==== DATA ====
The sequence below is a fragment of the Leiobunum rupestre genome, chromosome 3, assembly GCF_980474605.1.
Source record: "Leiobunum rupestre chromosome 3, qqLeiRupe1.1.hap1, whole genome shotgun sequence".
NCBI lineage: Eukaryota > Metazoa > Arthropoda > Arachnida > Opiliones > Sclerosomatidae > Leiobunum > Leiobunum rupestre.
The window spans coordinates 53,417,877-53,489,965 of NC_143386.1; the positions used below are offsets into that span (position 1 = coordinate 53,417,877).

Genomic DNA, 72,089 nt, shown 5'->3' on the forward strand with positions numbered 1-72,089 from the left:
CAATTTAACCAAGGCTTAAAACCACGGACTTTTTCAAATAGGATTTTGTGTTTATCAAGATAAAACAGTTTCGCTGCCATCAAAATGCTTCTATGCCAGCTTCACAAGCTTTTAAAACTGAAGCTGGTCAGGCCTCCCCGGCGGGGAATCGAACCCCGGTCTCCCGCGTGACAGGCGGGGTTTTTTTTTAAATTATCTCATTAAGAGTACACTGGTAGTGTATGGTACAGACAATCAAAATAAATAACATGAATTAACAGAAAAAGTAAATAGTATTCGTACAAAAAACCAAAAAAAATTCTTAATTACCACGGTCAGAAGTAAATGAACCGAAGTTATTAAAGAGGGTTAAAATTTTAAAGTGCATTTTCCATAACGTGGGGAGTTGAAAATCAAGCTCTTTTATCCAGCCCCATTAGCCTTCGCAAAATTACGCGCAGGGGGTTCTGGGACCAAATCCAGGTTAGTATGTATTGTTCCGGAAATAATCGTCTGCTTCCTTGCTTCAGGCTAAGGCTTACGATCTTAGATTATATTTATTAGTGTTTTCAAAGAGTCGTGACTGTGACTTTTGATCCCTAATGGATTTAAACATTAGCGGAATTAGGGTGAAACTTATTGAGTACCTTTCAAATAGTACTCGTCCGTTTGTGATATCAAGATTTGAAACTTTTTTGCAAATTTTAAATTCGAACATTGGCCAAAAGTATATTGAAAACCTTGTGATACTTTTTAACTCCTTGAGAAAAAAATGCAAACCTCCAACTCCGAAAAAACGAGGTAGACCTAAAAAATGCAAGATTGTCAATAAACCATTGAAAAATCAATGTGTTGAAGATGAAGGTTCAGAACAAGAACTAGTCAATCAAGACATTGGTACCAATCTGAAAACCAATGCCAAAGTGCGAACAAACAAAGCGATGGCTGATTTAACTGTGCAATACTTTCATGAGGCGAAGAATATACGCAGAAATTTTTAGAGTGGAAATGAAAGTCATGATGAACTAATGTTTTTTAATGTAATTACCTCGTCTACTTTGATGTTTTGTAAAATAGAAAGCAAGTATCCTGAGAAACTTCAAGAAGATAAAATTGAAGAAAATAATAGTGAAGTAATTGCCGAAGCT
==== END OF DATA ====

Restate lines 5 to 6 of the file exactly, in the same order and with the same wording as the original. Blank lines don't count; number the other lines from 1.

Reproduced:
Genomic DNA, 72,089 nt, shown 5'->3' on the forward strand with positions numbered 1-72,089 from the left:
CAATTTAACCAAGGCTTAAAACCACGGACTTTTTCAAATAGGATTTTGTGTTTATCAAGATAAAACAGTTTCGCTGCCATCAAAATGCTTCTATGCCAGCTTCACAAGCTTTTAAAACTGAAGCTGGTCAGGCCTCCCCGGCGGGGAATCGAACCCCGGTCTCCCGCGTGACAGGCGGGGTTTTTTTTTAAATTATCTCATTAAGAGTACACTGGTAGTGTATGGTACAGACAATCAAAATAAATAACATGAATTAACAGAAAAAGTAAATAGTATTCGTACAAAAAACCAAAAAAAATTCTTAATTACCACGGTCAGAAGTAAATGAACCGAAGTTATTAAAGAGGGTTAAAATTTTAAAGTGCATTTTCCATAACGTGGGGAGTTGAAAATCAAGCTCTTTTATCCAGCCCCATTAGCCTTCGCAAAATTACGCGCAGGGGGTTCTGGGACCAAATCCAGGTTAGTATGTATTGTTCCGGAAATAATCGTCTGCTTCCTTGCTTCAGGCTAAGGCTTACGATCTTAGATTATATTTATTAGTGTTTTCAAAGAGTCGTGACTGTGACTTTTGATCCCTAATGGATTTAAACATTAGCGGAATTAGGGTGAAACTTATTGAGTACCTTTCAAATAGTACTCGTCCGTTTGTGATATCAAGATTTGAAACTTTTTTGCAAATTTTAAATTCGAACATTGGCCAAAAGTATATTGAAAACCTTGTGATACTTTTTAACTCCTTGAGAAAAAAATGCAAACCTCCAACTCCGAAAAAACGAGGTAGACCTAAAAAATGCAAGATTGTCAATAAACCATTGAAAAATCAATGTGTTGAAGATGAAGGTTCAGAACAAGAACTAGTCAATCAAGACATTGGTACCAATCTGAAAACCAATGCCAAAGTGCGAACAAACAAAGCGATGGCTGATTTAACTGTGCAATACTTTCATGAGGCGAAGAATATACGCAGAAATTTTTAGAGTGGAAATGAAAGTCATGATGAACTAATGTTTTTTAATGTAATTACCTCGTCTACTTTGATGTTTTGTAAAATAGAAAGCAAGTATCCTGAGAAACTTCAAGAAGATAAAATTGAAGAAAATAATAGTGAAGTAATTGCCGAAGCT